Risks. How to Manage, Mitigate and Budget
Contributor: Dmitry Orel, PM at Archer Software
Let’s talk a bit about risks, how to manage, mitigate and budget them as a part of project estimation.
Every time a PM reviews a new project he has to take a lot of risks into account that are usually related to the project specifications, time, quality, team, etc. And each time he has to predict all the possible risks in order to prevent them from happening and meet the customer`s highest expectations in the end.
When you are doing project estimation, please always keep in mind the worst case scenarios of the project and how you will deal with them.
Basically, I use a few simple points when practice field of risk management, which should allow you to identify and assess potential risks, even at the very beginning of a project:
1. Before working on an estimate for a project, start with these two simple documents: “Project Vision” and “Feature list”. These should be discussed with, and approved by your customer. It will help a lot to clarify the project boundaries and minimize some risks from the start.
2. Use WBS. In WBS, much larger tasks or features are broken down into manageable chunks of work. These chunks can be easily supervised and estimated.
3. List risk. Communicate with the customer’s side and your project team in order to figure out as many of the potential risks as possible. Once you put together the risks list, go through it thoroughly and calculate the following items: Impact (how many hours each risk would cost if it does occur), Probability (how likely is each risk to occure) and Exposure (means actual risk value: Exposure = Impact * Probability).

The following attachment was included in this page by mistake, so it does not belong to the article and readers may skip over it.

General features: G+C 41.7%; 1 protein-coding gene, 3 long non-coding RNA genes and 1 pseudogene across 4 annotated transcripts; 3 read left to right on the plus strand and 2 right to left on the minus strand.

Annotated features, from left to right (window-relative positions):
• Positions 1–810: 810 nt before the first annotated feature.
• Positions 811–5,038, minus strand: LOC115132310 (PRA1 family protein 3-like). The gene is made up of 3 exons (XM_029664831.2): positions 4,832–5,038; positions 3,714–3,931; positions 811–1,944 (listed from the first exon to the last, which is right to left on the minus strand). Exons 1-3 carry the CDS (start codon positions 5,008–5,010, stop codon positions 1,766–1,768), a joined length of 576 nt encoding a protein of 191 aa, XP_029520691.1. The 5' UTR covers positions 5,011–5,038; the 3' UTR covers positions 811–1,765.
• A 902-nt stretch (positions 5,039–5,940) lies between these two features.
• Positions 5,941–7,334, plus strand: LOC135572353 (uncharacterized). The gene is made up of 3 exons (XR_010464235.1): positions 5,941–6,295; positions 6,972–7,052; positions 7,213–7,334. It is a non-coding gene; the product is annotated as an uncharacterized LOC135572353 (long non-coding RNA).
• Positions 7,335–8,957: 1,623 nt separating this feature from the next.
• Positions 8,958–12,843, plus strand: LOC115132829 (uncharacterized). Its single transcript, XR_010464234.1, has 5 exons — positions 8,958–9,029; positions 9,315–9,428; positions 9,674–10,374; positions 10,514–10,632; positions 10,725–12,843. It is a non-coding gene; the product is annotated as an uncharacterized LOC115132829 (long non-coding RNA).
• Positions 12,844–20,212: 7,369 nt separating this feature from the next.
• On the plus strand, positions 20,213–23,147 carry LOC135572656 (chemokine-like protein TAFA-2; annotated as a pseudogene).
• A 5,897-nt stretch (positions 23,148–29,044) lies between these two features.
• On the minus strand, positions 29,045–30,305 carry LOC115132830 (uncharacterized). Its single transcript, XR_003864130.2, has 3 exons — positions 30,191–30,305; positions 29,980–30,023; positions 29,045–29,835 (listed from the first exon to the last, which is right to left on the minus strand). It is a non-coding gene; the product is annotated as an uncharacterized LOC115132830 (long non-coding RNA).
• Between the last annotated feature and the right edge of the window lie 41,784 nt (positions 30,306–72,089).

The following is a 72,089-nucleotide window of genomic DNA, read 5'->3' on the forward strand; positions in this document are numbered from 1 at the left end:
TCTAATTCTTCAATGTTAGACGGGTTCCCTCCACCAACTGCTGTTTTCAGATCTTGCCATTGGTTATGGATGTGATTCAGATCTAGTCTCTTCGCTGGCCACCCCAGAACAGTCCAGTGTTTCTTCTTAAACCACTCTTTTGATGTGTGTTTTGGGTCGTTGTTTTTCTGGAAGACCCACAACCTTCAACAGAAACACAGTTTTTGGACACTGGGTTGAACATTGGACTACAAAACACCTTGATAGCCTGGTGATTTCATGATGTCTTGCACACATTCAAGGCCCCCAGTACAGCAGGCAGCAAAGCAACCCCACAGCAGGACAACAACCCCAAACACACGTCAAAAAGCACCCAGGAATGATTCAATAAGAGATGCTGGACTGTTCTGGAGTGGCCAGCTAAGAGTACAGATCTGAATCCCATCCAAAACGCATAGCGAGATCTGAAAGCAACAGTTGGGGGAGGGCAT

4. Based on assumptions. If some issues are detected or if you still have any open questions – investigate them together with the customer as soon as possible. You can also get into a situation where the customer can’t provide you with an answer to your questions. If this happens, you should provide possible options to them based on your development teams understanding and then agree on which direction to proceed in.
After this each section and item listed in the project estimation should be identified and agreed upon with the stakeholders, including the customer. This process should be carried out any time a new project is started. This will ensure that you, your team and the customer are all on the same page.
I hope the points above will work for you and that you will be able to integrate them into your estimations successfully.